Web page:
5 ways technology could change the business landscape

SPONSORED: Digital developments are shaking up businesses, meaning the corporate world could look very different by 2020.

by MT Staff
Last Updated: 21 Oct 2016

By now we’ve all seen how the tendrils of technology reach into every corner of enterprise, from pharmaceuticals to finance. And with the digital world always evolving, the world of business is bound to look vastly different in just four years. So, to what extent will technology impact businesses in 2020? Here are a few things we’ve gleaned from looking into our wifi-enabled crystal ball…

1. Customers want to get personal
Increasingly, services will have to be bespoke to an individual’s needs, with marketing that matches their values without feeling personally invasive. Sound tricky? Here’s a range of companies that are already tailoring their technology: footwear giants Nike and New Balance now offer 3D-printed midsoles tailored to customers’ cushioning needs; healthcare companies like Novartis use wearable technology to help multiple sclerosis patients track their daily activity to make their treatment more effective; and Italian bank Intesa Sanpaolo encourages its customers to share personal data by giving them access to more tailored bank offerings.

The only snag is that companies will have to achieve all this without making their services any more complicated. According to research for CEB’s Digital Enterprise 2020 initiative, 85% of executives say that simplifying the customer experience will be critical to success in their market by 2020.

2. From big data to useful data 
We all know that collecting data is a must for business these days. The problem is the sheer volume of the stuff: market intelligence firm IDC predicts that by 2020 there will be 40 trillion gigabytes flying around our servers. The challenge for IT teams is to ensure that employees are better equipped to take advantage of it. Cisco is already pulling data from online conversations to understand its different customer groups, whether that’s CMOs or CIOs, while Sainsbury’s encourages its farmers to collect new data that it can integrate to its existing performance indicators.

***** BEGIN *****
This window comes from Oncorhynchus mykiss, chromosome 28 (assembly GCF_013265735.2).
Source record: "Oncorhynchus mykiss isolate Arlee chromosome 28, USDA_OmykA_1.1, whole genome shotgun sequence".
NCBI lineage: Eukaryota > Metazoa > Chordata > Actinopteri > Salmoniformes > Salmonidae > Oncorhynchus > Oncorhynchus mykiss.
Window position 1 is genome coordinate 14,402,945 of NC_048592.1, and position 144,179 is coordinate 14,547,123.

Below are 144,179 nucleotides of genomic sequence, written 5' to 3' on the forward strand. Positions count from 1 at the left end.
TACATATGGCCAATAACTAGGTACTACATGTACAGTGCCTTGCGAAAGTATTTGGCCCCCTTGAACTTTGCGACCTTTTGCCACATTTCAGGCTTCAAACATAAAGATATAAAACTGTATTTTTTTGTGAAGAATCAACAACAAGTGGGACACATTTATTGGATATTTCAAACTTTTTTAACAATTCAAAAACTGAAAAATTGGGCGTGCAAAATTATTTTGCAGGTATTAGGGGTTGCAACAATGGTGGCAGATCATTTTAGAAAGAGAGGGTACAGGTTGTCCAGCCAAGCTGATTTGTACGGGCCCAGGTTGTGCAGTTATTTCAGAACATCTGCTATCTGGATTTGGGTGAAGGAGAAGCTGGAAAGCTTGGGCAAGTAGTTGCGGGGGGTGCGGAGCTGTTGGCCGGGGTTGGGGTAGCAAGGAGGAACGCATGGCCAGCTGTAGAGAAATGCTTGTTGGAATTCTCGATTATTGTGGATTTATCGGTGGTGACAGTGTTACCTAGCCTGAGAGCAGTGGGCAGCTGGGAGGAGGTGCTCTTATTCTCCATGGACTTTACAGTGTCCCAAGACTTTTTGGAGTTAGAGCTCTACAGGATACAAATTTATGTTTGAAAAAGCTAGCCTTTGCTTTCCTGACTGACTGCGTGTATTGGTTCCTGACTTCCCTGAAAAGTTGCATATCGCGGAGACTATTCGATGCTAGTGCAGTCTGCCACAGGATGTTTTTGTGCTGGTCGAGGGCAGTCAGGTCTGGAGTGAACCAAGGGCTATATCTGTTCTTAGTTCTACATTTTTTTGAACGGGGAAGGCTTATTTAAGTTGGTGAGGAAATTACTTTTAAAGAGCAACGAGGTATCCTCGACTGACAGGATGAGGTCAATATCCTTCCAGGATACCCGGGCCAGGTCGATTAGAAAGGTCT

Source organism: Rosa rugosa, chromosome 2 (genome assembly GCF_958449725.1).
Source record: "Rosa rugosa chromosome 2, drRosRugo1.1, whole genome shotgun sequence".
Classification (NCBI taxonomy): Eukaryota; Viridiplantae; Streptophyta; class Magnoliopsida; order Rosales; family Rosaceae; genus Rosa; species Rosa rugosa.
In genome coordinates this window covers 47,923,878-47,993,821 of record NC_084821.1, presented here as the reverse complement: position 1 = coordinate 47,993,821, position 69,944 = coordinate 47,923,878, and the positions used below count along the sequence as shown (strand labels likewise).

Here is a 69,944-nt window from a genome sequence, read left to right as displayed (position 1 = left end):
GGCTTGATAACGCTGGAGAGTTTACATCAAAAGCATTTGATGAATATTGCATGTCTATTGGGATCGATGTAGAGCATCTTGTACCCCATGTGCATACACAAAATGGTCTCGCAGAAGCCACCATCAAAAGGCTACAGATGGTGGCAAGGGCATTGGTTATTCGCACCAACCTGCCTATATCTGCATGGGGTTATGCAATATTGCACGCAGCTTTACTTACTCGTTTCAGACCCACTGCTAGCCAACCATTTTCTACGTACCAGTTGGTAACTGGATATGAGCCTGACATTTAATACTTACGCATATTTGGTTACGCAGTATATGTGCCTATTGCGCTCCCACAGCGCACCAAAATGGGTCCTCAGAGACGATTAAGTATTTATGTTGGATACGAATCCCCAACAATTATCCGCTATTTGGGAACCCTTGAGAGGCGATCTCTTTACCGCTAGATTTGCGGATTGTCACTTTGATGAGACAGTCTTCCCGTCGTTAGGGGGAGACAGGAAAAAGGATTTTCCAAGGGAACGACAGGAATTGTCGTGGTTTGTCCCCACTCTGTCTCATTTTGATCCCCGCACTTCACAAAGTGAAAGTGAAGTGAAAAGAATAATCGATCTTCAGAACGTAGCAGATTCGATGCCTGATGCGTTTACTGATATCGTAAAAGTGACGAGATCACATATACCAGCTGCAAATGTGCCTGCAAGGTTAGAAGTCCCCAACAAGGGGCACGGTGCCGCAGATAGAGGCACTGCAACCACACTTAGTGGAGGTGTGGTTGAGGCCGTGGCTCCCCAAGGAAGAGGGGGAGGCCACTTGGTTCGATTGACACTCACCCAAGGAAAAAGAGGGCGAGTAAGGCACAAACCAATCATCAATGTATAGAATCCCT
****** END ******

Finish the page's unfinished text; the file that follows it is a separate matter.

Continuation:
3. It’s about services, not products
Buying something will increasingly become an ongoing experience, rather than a one-off. Take things like the updatable software, already offered by carmaker Tesla and stereo manufacturer Sonos. Gone are the days of selling a car or sound system and just being on the other end of a phone if something goes wrong. It’s increasingly about subscriptions and suites of products and services, maybe even including other companies’ products too. Caterpillar is already using analytics-based services to help customers monitor their usage and maintenance of machinery to spot areas for improved productivity.

4. The robots are coming
Automation is quickly adapting to more complex, less structured tasks. But this won’t put us humans out of work, it’ll just change how we do it. There’ll be a greater need for those skilled in science, tech, engineering and maths, and new growth markets with fresh business capabilities, insights, and services. Us employees will need to adapt how we work alongside the binary, by harnessing greater judgment, creativity and flexibility. Of course some roles will always be more suited to people than machines: that robot masseuse won’t be a reality just yet.

5. People will still have limits
Privacy will always be a sensitive issue, especially as everyone’s trying to navigate the parameters of this new world together. Not everyone wants a company telling them what it thinks they want, so monitoring consumption patterns and suggesting purchases can only go so far. Then there’s the issue of data and who owns it: many would argue that they own the fact that their fridge contains only a half-eaten banana and an two-month old jar of tahini, not the maker of said fridge.

To find out more about these changes and more, download CEB’s report: The Digital Enterprise in 2020.

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